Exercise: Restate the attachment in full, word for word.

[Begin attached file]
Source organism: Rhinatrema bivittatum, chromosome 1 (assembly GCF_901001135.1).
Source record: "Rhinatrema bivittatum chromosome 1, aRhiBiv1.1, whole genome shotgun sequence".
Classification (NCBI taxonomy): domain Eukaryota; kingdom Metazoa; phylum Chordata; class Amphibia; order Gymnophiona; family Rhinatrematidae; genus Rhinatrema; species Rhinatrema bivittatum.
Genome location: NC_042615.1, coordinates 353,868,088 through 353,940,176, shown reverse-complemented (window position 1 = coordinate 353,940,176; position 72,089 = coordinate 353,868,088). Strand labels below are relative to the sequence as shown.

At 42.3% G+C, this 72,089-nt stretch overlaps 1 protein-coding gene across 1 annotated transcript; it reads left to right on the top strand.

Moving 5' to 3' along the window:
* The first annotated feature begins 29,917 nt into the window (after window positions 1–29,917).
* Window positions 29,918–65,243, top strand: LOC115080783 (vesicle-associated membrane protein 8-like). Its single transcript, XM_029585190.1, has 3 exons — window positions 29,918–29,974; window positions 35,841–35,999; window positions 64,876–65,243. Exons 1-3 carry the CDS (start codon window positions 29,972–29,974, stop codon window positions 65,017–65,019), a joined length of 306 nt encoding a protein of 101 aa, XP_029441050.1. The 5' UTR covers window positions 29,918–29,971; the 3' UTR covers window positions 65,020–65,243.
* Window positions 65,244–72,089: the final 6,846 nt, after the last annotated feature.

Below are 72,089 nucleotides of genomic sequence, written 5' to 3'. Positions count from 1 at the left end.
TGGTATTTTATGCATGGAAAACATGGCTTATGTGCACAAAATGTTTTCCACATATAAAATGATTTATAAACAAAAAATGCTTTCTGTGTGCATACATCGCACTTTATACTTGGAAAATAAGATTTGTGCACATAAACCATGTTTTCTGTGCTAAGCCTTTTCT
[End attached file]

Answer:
Source organism: Rhinatrema bivittatum, chromosome 1 (assembly GCF_901001135.1).
Source record: "Rhinatrema bivittatum chromosome 1, aRhiBiv1.1, whole genome shotgun sequence".
Classification (NCBI taxonomy): domain Eukaryota; kingdom Metazoa; phylum Chordata; class Amphibia; order Gymnophiona; family Rhinatrematidae; genus Rhinatrema; species Rhinatrema bivittatum.
Genome location: NC_042615.1, coordinates 353,868,088 through 353,940,176, shown reverse-complemented (window position 1 = coordinate 353,940,176; position 72,089 = coordinate 353,868,088). Strand labels below are relative to the sequence as shown.

At 42.3% G+C, this 72,089-nt stretch overlaps 1 protein-coding gene across 1 annotated transcript; it reads left to right on the top strand.

Moving 5' to 3' along the window:
* The first annotated feature begins 29,917 nt into the window (after window positions 1–29,917).
* Window positions 29,918–65,243, top strand: LOC115080783 (vesicle-associated membrane protein 8-like). Its single transcript, XM_029585190.1, has 3 exons — window positions 29,918–29,974; window positions 35,841–35,999; window positions 64,876–65,243. Exons 1-3 carry the CDS (start codon window positions 29,972–29,974, stop codon window positions 65,017–65,019), a joined length of 306 nt encoding a protein of 101 aa, XP_029441050.1. The 5' UTR covers window positions 29,918–29,971; the 3' UTR covers window positions 65,020–65,243.
* Window positions 65,244–72,089: the final 6,846 nt, after the last annotated feature.

Below are 72,089 nucleotides of genomic sequence, written 5' to 3'. Positions count from 1 at the left end.
TGGTATTTTATGCATGGAAAACATGGCTTATGTGCACAAAATGTTTTCCACATATAAAATGATTTATAAACAAAAAATGCTTTCTGTGTGCATACATCGCACTTTATACTTGGAAAATAAGATTTGTGCACATAAACCATGTTTTCTGTGCTAAGCCTTTTCT